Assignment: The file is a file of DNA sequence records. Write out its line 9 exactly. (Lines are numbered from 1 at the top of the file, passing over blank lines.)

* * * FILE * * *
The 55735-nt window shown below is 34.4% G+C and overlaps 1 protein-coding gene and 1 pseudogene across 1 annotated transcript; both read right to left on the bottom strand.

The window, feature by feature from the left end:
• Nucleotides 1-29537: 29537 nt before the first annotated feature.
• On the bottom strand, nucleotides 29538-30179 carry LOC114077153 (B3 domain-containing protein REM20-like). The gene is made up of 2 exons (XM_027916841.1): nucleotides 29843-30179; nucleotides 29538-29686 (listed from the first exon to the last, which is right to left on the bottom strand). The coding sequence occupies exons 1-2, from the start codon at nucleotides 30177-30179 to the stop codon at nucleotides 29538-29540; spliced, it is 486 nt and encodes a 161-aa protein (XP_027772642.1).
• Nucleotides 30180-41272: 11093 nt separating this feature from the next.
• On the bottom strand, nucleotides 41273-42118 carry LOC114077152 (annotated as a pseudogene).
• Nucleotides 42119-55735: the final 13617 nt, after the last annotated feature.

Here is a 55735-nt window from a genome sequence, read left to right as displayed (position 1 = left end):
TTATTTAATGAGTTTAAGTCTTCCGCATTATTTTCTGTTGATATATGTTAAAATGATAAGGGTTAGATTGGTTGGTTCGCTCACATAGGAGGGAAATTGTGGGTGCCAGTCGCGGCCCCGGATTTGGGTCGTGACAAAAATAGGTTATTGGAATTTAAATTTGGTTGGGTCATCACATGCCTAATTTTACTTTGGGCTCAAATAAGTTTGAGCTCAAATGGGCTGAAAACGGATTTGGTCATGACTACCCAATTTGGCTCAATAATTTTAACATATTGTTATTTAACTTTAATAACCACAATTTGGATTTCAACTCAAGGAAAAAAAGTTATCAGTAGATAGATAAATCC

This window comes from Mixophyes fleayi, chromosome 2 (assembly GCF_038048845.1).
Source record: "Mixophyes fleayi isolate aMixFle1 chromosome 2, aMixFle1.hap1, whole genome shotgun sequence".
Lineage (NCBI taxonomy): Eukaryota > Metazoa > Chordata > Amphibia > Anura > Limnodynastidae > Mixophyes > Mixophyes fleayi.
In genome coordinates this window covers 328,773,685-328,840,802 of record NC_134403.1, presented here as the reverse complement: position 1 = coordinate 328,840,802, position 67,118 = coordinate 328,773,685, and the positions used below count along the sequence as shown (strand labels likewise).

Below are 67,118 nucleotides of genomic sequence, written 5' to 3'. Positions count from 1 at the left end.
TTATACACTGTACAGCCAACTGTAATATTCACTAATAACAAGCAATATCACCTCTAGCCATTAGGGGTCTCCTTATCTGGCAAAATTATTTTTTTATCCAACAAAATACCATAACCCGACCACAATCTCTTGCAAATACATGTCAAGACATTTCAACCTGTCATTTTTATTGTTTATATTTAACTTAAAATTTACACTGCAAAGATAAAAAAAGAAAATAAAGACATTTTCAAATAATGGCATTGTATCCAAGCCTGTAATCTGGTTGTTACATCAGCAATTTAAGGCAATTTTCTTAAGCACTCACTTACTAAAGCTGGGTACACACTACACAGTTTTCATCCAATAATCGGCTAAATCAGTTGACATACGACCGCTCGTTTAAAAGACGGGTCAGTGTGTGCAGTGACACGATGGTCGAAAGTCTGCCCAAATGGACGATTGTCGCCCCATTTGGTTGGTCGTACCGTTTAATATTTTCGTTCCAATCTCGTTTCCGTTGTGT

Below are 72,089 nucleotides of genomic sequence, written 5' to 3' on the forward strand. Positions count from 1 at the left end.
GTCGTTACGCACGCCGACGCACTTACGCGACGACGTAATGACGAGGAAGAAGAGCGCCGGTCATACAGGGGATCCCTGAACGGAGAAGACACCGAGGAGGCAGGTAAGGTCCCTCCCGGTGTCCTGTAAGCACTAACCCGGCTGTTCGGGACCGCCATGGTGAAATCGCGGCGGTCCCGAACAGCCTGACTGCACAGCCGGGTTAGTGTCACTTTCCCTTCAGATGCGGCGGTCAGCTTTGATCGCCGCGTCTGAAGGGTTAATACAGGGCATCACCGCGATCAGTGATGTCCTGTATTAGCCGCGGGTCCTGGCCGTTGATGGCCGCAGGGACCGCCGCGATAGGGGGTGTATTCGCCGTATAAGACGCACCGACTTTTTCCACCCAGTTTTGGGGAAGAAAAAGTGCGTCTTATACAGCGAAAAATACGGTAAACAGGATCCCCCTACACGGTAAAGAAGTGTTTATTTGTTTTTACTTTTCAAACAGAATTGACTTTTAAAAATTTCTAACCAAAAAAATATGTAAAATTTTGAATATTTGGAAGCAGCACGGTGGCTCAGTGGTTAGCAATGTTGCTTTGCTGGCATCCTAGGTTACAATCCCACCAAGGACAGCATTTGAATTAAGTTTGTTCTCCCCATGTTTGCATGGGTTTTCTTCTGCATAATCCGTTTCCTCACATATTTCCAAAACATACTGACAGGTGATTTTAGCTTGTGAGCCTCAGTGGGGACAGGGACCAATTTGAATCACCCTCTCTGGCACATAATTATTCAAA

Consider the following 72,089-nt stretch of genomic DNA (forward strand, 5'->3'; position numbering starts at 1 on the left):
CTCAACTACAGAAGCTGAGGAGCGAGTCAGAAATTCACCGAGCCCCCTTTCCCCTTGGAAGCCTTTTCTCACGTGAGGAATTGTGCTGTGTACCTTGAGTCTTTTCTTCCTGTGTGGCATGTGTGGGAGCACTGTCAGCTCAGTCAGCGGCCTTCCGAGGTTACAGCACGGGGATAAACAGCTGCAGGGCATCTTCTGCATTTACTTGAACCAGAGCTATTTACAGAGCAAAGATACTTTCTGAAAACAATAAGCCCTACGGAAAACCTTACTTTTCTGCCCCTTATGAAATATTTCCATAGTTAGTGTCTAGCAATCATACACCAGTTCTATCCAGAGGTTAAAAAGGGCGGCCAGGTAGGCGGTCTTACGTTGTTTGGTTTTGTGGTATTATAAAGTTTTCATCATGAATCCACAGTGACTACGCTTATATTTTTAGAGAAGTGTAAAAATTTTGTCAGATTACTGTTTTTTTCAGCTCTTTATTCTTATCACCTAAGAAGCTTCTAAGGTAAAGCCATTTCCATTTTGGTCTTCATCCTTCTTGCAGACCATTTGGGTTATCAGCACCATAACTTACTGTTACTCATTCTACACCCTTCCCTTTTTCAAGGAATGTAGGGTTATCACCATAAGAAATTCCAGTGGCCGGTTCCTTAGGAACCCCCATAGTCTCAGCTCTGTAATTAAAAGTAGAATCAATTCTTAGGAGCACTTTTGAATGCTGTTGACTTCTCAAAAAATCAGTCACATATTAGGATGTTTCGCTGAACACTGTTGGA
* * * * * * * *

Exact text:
TTATTTAATGAGTTTAAGTCTTCCGCATTATTTTCTGTTGATATATGTTAAAATGATAAGGGTTAGATTGGTTGGTTCGCTCACATAGGAGGGAAATTGTGGGTGCCAGTCGCGGCCCCGGATTTGGGTCGTGACAAAAATAGGTTATTGGAATTTAAATTTGGTTGGGTCATCACATGCCTAATTTTACTTTGGGCTCAAATAAGTTTGAGCTCAAATGGGCTGAAAACGGATTTGGTCATGACTACCCAATTTGGCTCAATAATTTTAACATATTGTTATTTAACTTTAATAACCACAATTTGGATTTCAACTCAAGGAAAAAAAGTTATCAGTAGATAGATAAATCC